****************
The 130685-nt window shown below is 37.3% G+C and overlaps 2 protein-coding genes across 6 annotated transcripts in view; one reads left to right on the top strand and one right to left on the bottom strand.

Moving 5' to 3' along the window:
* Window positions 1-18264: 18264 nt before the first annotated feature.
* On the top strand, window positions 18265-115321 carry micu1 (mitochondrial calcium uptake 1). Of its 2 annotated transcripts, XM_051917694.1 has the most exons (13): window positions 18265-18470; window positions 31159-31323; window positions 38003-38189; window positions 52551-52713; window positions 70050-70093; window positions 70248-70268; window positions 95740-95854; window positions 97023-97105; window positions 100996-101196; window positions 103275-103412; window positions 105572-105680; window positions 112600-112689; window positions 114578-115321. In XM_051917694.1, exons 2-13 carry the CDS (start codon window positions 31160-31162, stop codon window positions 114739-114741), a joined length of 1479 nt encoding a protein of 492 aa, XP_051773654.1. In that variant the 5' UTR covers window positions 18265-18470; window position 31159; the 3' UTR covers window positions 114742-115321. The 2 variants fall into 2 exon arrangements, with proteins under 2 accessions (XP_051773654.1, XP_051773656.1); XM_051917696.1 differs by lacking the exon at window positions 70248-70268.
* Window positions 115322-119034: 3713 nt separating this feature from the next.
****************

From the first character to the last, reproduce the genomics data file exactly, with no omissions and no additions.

The 130685-nt window shown below is 37.3% G+C and overlaps 2 protein-coding genes across 6 annotated transcripts in view; one reads left to right on the top strand and one right to left on the bottom strand.

Moving 5' to 3' along the window:
* Window positions 1-18264: 18264 nt before the first annotated feature.
* On the top strand, window positions 18265-115321 carry micu1 (mitochondrial calcium uptake 1). Of its 2 annotated transcripts, XM_051917694.1 has the most exons (13): window positions 18265-18470; window positions 31159-31323; window positions 38003-38189; window positions 52551-52713; window positions 70050-70093; window positions 70248-70268; window positions 95740-95854; window positions 97023-97105; window positions 100996-101196; window positions 103275-103412; window positions 105572-105680; window positions 112600-112689; window positions 114578-115321. In XM_051917694.1, exons 2-13 carry the CDS (start codon window positions 31160-31162, stop codon window positions 114739-114741), a joined length of 1479 nt encoding a protein of 492 aa, XP_051773654.1. In that variant the 5' UTR covers window positions 18265-18470; window position 31159; the 3' UTR covers window positions 114742-115321. The 2 variants fall into 2 exon arrangements, with proteins under 2 accessions (XP_051773654.1, XP_051773656.1); XM_051917696.1 differs by lacking the exon at window positions 70248-70268.
* Window positions 115322-119034: 3713 nt separating this feature from the next.